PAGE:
No, this blog is not the chronicles of what happened 24 days before Cillian Murphy awoke from his coma to find most of London devoured by zombies (though it would probably make a good movie–lots of people to kill and eat). Instead, it’s to fill you in about what’s gone on with my novel, “On Unfaithful Wings” in the four days since I ran a free promotion on Kindle.
To recap: in a three-day period, I gave away 8400 copies of my e-book in North America, U.K., Germany, France and Italy (I mention the last two more for my own feeling of success than anything else–only 1 person in each of France and Italy downloaded my book). I’m quite happy with the number of downloads, though it’s low compared to some of the other promos that have been run. A friend of mine just ran his second free promotion over the last two days and had 15000 downloads (his first time? 50000!), but I’m not here to make comparisons. For me, hitting 8400 was beyond expectations.
And how have things been since? Well, that’s the question all Kindle authors are asking nowadays. You see, Amazon has changed things up a little. Before the middle of March, when you came off your promotion, the free downloads counted as sales, so authors who had successful campaigns ended up high on Amazon’s popularity lists. This equated to sales. After the ides of March, this no longer seems to be the case. Different lists show up on different browsers (as I write this, the Kindle store on my laptop shows Hunger Games as their most popular book while on my iPhone, it’s Harry Potter and the Philosopher’s Stone, a book that doesn’t even seem to be available through my laptop).
I know…weird, right? Nobody knows what effect free promos will have now.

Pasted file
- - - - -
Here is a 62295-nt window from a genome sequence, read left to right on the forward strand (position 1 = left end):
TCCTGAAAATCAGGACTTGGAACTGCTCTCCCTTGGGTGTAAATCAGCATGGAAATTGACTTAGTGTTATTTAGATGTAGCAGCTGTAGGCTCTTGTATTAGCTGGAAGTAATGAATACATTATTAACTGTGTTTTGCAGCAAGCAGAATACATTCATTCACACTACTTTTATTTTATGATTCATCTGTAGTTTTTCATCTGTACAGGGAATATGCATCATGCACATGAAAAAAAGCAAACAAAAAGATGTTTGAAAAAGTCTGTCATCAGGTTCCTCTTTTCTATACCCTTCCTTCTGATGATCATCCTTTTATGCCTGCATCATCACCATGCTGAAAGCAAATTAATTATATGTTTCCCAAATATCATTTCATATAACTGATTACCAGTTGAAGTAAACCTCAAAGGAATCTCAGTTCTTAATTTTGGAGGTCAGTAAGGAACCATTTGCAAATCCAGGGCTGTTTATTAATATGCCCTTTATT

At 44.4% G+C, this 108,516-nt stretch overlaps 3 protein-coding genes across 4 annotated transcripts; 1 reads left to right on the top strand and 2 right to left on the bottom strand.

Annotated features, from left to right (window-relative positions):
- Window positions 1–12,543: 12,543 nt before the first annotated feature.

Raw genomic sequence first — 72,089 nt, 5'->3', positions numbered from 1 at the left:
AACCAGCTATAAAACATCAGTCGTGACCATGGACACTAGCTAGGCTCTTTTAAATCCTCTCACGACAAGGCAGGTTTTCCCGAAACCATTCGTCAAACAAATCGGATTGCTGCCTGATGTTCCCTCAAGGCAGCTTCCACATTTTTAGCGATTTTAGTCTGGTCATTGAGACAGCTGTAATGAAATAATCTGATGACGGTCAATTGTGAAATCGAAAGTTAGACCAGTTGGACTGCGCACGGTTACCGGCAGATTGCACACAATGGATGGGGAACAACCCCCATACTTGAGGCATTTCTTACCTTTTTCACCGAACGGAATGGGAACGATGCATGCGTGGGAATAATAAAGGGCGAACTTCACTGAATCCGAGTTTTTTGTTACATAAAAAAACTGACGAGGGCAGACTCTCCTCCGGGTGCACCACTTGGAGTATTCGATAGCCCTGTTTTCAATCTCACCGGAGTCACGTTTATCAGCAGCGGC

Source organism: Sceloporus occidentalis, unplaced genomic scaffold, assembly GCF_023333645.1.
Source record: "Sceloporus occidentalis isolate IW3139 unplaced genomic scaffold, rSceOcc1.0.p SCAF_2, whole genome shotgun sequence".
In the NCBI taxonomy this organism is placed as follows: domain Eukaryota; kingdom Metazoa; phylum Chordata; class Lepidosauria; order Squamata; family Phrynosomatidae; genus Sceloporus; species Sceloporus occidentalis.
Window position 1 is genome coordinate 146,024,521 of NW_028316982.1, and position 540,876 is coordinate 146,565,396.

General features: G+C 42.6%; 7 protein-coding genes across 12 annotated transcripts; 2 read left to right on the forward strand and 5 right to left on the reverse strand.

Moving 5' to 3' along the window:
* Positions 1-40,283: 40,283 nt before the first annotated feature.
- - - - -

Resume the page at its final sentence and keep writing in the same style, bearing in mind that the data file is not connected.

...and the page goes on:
Well, here’s what it’s done for me. On the first day after, my book was purchased 11 times. Day 2 — 14, Day 3 — 13, Day 4 — 15. That’s a total of 53 times my novel has been purchased in the last 4 days. Is that a success? Some might say no. Before mid-March, others have come off their promos and sold hundreds, sometimes even thousands of books. But, as I said, I have no interest in comparing myself to others. What I’m looking at is the fact that, before the promo, I’d sold 11 books for the month of March, and at least 5 of those were ones I gifted to people.
If you use that as your means of comparison, I’d say the promo campaign worked. Isn’t more than quadrupling sales in 4 days a good thing? And where do these sales come from? As far as I can tell, it’s from ending up on a bunch of ‘also-bought’ lists. If you’re familiar with Amazon, you’ll remember the little side-to-side scrolling list of books below most of their wares available that they title “Customers who bought this item also bought…”. In author-speak: ‘also-bots’. My book is now connected to about 100 other books on Amazon. Now, when someone views those books, they have an opportunity to see mine.
If the pace continues at an average of 13/day (and I don’t know at this point if it will or not), that means I will sell around 400 books/month or 4800/year. That would add in the neighbourhood (see, I’m Canadian) of $9500/year to my household income. Not bad for a part-time income doing something I love. But is it worth it?
Absolutely. The average advance paid by a traditional publisher is around $8000, so I could out-earn that in one year with one book. But I’m in this writing thing for the long-haul. The second book in my Icarus Fell series, “All Who Wander Are Lost”, should be available by summer. The first book of the 2-part ‘Khirro’s Journey’ epic fantasy, “Blood of the King”, should be out by summer’s end and part 2 by the end of the year. I have plans for at least three more Icarus novels and there are lots more books in me after those.
In my view, every time my book was downloaded for free, and now every time it’s purchased, I’m potentially creating a loyal reader who will purchase the next book. and maybe the next.
I’ll say I’m happy with the results of my first run on Kindle’s free promo. Was it a screaming success? Ask me in a couple of years.